IX. The present Treaty shall be ratified, and the Ratifications exchanged in 2 months, or sooner if possible.

In faith whereof, the respective Plenipotentiaries have signed it, and affixed hereto the Impression of their Arms.

Done at Vienna, the 25th of March, 1815.


Separate and Additional Article[edit]

As circumstances might prevent his Majesty the King of the United Kingdom of Great Britain and Ireland from keeping constantly in the Field the number of troops specified in the IInd Article, it is agreed, that his Britannic Majesty shall have the option, either of furnishing his contingent in men, or of paying at the rate of £30 per annum for each, Cavalry Soldier, and £20 per annum for each Infantry Soldier, that may be wanting to complete the number stipulated in the IInd Article.

The resent Additional and Separate Article shall have the same force and effect as if it were inserted word for word in the Treaty this day.

It shall be ratified, and the Ratifications shall be exchanged at the same time.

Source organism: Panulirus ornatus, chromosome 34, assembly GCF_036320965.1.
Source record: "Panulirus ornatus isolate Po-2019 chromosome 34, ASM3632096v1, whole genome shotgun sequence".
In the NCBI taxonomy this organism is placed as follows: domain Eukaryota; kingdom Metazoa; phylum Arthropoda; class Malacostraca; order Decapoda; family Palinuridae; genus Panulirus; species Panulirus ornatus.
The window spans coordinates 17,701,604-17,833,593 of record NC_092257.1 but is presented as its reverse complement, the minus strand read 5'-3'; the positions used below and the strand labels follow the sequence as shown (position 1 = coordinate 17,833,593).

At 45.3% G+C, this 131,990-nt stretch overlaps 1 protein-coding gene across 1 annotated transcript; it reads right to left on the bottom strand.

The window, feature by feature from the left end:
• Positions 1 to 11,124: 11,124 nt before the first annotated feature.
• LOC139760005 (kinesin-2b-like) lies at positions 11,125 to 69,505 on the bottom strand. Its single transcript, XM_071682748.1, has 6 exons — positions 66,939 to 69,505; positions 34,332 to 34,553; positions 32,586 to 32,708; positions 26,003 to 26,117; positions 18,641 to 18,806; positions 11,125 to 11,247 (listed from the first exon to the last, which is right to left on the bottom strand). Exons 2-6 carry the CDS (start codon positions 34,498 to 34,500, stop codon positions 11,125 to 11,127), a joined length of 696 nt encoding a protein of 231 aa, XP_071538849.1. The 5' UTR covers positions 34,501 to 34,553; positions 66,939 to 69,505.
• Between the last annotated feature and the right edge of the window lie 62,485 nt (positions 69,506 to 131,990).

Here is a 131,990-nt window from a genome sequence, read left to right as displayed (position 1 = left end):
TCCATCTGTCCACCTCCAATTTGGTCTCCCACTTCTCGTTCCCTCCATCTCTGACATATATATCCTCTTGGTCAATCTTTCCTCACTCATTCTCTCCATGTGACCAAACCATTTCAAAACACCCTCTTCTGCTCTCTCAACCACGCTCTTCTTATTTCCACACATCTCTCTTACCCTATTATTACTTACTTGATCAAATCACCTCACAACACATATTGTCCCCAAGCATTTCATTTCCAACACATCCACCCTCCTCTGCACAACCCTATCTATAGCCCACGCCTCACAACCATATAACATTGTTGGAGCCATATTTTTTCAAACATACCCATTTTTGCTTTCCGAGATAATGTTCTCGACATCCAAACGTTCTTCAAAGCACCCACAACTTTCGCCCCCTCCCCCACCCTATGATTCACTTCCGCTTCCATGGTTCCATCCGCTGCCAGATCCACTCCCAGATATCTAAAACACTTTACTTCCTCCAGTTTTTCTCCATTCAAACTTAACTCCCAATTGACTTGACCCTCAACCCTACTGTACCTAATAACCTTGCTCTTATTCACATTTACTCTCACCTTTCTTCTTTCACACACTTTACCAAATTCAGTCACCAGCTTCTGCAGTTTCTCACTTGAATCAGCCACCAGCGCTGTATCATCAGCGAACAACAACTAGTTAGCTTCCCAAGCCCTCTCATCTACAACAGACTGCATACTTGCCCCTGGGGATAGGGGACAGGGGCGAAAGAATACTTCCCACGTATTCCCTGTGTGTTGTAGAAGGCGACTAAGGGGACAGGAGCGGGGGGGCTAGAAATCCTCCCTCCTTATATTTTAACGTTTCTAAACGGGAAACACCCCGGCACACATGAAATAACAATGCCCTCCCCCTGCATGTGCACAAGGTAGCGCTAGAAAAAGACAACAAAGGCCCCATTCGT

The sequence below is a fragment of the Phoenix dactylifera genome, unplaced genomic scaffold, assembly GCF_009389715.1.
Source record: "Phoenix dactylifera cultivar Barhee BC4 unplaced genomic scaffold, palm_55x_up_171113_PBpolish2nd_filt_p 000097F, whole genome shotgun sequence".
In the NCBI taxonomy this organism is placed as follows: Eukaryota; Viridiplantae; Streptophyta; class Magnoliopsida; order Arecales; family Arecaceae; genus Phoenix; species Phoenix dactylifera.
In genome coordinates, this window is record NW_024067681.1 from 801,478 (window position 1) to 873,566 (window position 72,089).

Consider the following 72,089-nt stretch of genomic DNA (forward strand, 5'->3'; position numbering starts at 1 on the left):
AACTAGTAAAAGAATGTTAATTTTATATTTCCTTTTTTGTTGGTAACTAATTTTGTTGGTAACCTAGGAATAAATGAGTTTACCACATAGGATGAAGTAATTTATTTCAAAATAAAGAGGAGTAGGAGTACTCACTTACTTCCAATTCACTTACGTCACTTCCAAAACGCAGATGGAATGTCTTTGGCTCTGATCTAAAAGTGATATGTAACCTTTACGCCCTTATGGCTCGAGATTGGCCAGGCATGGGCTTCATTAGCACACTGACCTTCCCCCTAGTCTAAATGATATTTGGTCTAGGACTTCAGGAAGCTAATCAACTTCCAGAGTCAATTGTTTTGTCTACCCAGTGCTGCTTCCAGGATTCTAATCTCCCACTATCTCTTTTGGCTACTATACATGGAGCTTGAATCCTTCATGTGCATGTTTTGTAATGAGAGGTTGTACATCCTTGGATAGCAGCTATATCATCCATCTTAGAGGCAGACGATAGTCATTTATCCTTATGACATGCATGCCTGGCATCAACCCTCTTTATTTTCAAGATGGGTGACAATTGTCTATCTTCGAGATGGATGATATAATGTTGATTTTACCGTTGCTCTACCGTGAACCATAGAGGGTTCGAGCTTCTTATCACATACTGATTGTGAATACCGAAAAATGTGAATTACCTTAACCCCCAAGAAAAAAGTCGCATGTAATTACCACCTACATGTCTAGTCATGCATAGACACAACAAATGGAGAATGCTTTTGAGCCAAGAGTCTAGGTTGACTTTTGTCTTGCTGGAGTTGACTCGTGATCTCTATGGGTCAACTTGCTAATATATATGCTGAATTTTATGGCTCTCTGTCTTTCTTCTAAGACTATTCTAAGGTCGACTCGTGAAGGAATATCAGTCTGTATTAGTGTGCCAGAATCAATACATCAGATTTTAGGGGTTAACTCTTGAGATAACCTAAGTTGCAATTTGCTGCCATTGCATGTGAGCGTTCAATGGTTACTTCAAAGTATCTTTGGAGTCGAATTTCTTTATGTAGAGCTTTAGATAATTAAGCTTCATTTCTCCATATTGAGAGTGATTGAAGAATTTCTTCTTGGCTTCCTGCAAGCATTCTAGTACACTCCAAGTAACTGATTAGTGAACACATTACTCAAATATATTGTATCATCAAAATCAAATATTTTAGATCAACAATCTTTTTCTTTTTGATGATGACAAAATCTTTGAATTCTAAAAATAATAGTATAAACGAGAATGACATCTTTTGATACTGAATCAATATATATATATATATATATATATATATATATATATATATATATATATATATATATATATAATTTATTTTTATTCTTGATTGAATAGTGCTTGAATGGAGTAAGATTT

In faith whereof, the respective Plenipotentiaries have signed it and have affixed thereto the impression of their Arms.

Done at Vienna, the 25th of March, 1815.


Foreign Office memorandum[edit]

Foreign-office, April 25, 1815.[9]

The Treaty, of which the substance is above given, has been ordered to be ratified, and it has been notified on the part of the Prince Regent to the High Contracting Parties, that it is His Royal Highness's determination, acting in the name and on the behalf of His Majesty, to direct the said Ratifications to be exchanged in due course, against similar Acts on the part of the respective Powers, under an Explanatory Declaration of the following tenour, as to Article VIII of the said treaty.